Understanding of the principles of retribution in children comes before gratitude. But the stories and tales can influence this process and to teach children to cooperate.
Scientists decided to find out how and when young children are developing positive reciprocity: the age at which they want to return good for good. It turned out that in children’s understanding of retribution comes sooner thanks.
“The idea is to thank the person who helped you, important for development cooperation. This is what establishes relationships that will remain for a long time,” says Peter Blake, a Professor at Boston University.
Blake and his colleagues recruited 330 children aged 4 to 8 years old to participate in a series of experiments. In each trial the child was asked to play a computer game with four other players. Actually on the screen were images of animals, which was controlled by the researchers. Each of the four players received a sticker as a gift, and the child – no. Moreover, the players can either leave the sticker yourself or give to a child. One player gave a sticker to a child. Then the child received only a sticker and could give it to the player of their choice. The second stage of the game one of the players stole a sticker from a child, and the child was able to steal a sticker from another player.
Blake and his colleagues found that the children, even the smallest, readily strikes back at thieves, did not wanted to reward its benefactors.
Maybe the kids just forgot those who gave them their sticker? Immediately after each game, the researchers asked children about the players, and they all remembered quite accurately. In addition, the children clearly had no problem with the punishment of thieves. But why they didn’t feel the urge to return the favor? “We were really puzzled by this,” says Blake.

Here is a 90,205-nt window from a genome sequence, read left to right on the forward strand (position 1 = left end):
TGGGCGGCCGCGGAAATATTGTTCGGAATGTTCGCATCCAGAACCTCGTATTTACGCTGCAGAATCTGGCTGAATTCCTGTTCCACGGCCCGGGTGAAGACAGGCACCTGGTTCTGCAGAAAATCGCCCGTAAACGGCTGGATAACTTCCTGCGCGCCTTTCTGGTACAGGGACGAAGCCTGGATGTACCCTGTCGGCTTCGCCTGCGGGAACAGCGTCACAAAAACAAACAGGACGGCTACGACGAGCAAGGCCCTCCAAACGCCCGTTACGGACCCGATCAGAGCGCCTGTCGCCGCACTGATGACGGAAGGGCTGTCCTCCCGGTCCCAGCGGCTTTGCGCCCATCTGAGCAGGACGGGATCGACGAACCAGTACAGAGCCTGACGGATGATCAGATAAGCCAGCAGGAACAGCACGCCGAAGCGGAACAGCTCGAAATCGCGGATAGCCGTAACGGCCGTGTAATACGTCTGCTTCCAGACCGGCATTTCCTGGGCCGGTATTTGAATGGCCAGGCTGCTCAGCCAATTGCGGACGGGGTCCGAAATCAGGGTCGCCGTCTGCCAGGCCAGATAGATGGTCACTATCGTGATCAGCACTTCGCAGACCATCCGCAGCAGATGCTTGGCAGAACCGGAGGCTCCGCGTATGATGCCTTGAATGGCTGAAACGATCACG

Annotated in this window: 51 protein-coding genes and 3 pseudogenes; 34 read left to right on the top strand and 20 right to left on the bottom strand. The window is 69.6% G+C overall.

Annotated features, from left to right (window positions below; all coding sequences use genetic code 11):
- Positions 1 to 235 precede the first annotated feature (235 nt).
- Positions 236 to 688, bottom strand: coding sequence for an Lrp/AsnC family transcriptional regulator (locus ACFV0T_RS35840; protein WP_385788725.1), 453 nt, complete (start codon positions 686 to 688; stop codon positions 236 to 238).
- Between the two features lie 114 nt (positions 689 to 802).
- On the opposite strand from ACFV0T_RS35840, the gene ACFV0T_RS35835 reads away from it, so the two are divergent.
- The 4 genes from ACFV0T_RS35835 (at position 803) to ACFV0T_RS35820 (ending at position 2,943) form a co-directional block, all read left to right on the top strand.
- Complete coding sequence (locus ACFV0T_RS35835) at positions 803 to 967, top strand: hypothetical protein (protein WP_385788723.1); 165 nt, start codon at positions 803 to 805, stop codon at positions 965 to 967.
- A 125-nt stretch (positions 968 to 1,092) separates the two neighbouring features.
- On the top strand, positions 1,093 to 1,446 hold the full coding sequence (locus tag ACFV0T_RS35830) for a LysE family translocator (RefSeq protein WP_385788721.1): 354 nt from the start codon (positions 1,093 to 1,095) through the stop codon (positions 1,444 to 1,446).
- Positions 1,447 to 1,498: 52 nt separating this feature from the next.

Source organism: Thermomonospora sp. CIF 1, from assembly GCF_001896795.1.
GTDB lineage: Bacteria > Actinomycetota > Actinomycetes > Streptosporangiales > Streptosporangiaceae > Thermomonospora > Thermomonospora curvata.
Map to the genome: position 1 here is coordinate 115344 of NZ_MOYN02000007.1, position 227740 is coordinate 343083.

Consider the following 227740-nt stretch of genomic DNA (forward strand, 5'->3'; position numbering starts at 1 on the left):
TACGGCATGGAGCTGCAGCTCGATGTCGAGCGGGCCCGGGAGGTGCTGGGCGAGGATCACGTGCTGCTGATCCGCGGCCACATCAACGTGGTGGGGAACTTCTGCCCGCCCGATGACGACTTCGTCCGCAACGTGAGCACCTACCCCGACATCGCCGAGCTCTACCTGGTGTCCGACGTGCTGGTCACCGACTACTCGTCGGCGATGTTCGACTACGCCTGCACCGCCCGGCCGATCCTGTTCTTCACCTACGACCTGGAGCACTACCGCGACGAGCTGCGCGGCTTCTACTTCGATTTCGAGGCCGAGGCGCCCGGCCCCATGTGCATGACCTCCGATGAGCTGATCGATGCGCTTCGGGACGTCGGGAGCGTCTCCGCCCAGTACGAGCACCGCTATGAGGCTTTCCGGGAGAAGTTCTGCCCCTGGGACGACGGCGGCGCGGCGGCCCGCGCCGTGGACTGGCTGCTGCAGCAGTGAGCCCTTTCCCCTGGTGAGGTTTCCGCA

The propensity for retribution is preserved, while the mutual kindness was not shown, as if the researchers did not change the conditions of the experiment. “We couldn’t get them to do it,” says Blake. Really, children are programmed to revenge? Blake believes that it is more protective step – children want to protect themselves from injustice.
Blake also refers to earlier research that shows that young children expect that others will be kind to them, so antagonistic behavior may be more intense.
In the end, the scientists told the children a simple tale, illustrating the importance of mutual assistance and cooperation. The idea was proposed Cinsi Hu, a researcher working in the lab Blake. A native of China, Hu was convinced that Chinese children, from a young age are taught Proverbs and stories to Express gratitude, the more you know about reciprocity than their American peers. Tactic worked. After hearing the story, children began to bless their benefactors, and this trend increased with age. The researchers plan to repeat these experiments in China, to test the hypothesis Hu.
This idea can be used for parents who want to develop in the children a sense of gratitude: to read more and tell my children stories on this topic before going to sleep.
Scientists also say that parents should not be concerned about the results: “If someone steals you lunch money every day, you have something to do with it. In a society of primates is important that you can fend for yourself.”
About The Author
Katrine Johns has been a reporter on the news desk since 2013. Before that she wrote about young adolescence and family dynamics for Styles and was the legal affairs correspondent for the Metro desk. Before joining The Gal Post, Katrine Johns worked as a staff writer at the Village Voice and a freelancer for Newsday, The Wall Street Journal, GQ and Mirabella. To get in touch, contact me through my firstname.lastname@example.org 1-800-268-7128